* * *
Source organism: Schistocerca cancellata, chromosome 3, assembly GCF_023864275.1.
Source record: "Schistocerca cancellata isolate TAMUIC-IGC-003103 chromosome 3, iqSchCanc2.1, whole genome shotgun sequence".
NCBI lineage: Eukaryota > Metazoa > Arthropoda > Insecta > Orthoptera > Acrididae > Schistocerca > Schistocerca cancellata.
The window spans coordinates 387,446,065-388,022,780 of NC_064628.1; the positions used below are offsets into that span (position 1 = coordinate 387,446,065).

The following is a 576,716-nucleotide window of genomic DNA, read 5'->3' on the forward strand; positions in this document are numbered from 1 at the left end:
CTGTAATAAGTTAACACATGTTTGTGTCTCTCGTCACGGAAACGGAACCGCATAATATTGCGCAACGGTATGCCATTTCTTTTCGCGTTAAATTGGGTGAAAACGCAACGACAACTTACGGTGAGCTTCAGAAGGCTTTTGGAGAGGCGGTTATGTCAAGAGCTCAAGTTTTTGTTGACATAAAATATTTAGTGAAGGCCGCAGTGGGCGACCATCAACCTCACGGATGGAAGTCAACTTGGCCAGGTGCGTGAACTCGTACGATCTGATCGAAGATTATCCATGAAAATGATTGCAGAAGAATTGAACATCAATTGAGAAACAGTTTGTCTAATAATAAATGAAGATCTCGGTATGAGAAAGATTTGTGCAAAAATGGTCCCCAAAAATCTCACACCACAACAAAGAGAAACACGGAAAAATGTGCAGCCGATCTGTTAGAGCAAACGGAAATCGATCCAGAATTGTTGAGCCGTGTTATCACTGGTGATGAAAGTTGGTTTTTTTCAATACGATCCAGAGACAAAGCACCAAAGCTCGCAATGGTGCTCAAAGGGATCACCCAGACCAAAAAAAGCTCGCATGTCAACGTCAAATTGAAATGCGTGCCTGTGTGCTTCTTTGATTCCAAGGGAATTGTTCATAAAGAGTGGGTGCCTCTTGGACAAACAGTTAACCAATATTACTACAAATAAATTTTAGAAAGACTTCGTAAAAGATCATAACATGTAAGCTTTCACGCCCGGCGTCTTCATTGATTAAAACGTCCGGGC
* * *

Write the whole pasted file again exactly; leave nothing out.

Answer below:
Source organism: Schistocerca cancellata, chromosome 3, assembly GCF_023864275.1.
Source record: "Schistocerca cancellata isolate TAMUIC-IGC-003103 chromosome 3, iqSchCanc2.1, whole genome shotgun sequence".
NCBI lineage: Eukaryota > Metazoa > Arthropoda > Insecta > Orthoptera > Acrididae > Schistocerca > Schistocerca cancellata.
The window spans coordinates 387,446,065-388,022,780 of NC_064628.1; the positions used below are offsets into that span (position 1 = coordinate 387,446,065).

The following is a 576,716-nucleotide window of genomic DNA, read 5'->3' on the forward strand; positions in this document are numbered from 1 at the left end:
CTGTAATAAGTTAACACATGTTTGTGTCTCTCGTCACGGAAACGGAACCGCATAATATTGCGCAACGGTATGCCATTTCTTTTCGCGTTAAATTGGGTGAAAACGCAACGACAACTTACGGTGAGCTTCAGAAGGCTTTTGGAGAGGCGGTTATGTCAAGAGCTCAAGTTTTTGTTGACATAAAATATTTAGTGAAGGCCGCAGTGGGCGACCATCAACCTCACGGATGGAAGTCAACTTGGCCAGGTGCGTGAACTCGTACGATCTGATCGAAGATTATCCATGAAAATGATTGCAGAAGAATTGAACATCAATTGAGAAACAGTTTGTCTAATAATAAATGAAGATCTCGGTATGAGAAAGATTTGTGCAAAAATGGTCCCCAAAAATCTCACACCACAACAAAGAGAAACACGGAAAAATGTGCAGCCGATCTGTTAGAGCAAACGGAAATCGATCCAGAATTGTTGAGCCGTGTTATCACTGGTGATGAAAGTTGGTTTTTTTCAATACGATCCAGAGACAAAGCACCAAAGCTCGCAATGGTGCTCAAAGGGATCACCCAGACCAAAAAAAGCTCGCATGTCAACGTCAAATTGAAATGCGTGCCTGTGTGCTTCTTTGATTCCAAGGGAATTGTTCATAAAGAGTGGGTGCCTCTTGGACAAACAGTTAACCAATATTACTACAAATAAATTTTAGAAAGACTTCGTAAAAGATCATAACATGTAAGCTTTCACGCCCGGCGTCTTCATTGATTAAAACGTCCGGGC